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Haematopoietic stem and progenitor cells emerge from specialized haemogenic endothelial cells in select vascular beds during embryonic development. Specification and commitment to the blood lineage, however, occur before endothelial cells are endowed with haemogenic competence, at the time of mesoderm patterning and production of endothelial cell progenitors (angioblasts). Whilst early blood cell fate specification has long been recognized, very little is known about the mechanisms that induce endothelial cell diversification and progressive acquisition of a blood identity by a subset of these cells. Here, we review the endothelial origin of the haematopoietic system and the complex developmental journey of blood-fated angioblasts. We discuss how recent technological advances will be instrumental to examine the diversity of the embryonic anatomical niches, signaling pathways and downstream epigenetic and transcriptional processes controlling endothelial cell heterogeneity and blood cell fate specification. Ultimately, this will give essential insights into the ontogeny of the cells giving rise to haematopoietic stem cells, that may aid in the development of novel strategies for their in vitro production for clinical purposes.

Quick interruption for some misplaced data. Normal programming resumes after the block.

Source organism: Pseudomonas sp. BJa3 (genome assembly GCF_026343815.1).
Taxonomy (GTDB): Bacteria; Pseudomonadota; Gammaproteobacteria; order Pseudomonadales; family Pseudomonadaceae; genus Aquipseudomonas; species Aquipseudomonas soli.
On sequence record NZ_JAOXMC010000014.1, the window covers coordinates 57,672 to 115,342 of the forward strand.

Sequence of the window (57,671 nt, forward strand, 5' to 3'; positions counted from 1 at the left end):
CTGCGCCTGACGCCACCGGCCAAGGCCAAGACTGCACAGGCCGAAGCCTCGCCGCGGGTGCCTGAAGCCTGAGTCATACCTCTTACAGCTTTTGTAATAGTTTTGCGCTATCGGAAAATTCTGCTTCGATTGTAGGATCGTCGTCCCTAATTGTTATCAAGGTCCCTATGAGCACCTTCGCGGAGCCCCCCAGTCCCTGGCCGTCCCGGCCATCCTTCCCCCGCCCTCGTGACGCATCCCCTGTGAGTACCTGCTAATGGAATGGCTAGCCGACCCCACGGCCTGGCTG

Original publication




Journal article


Semin Cell Dev Biol

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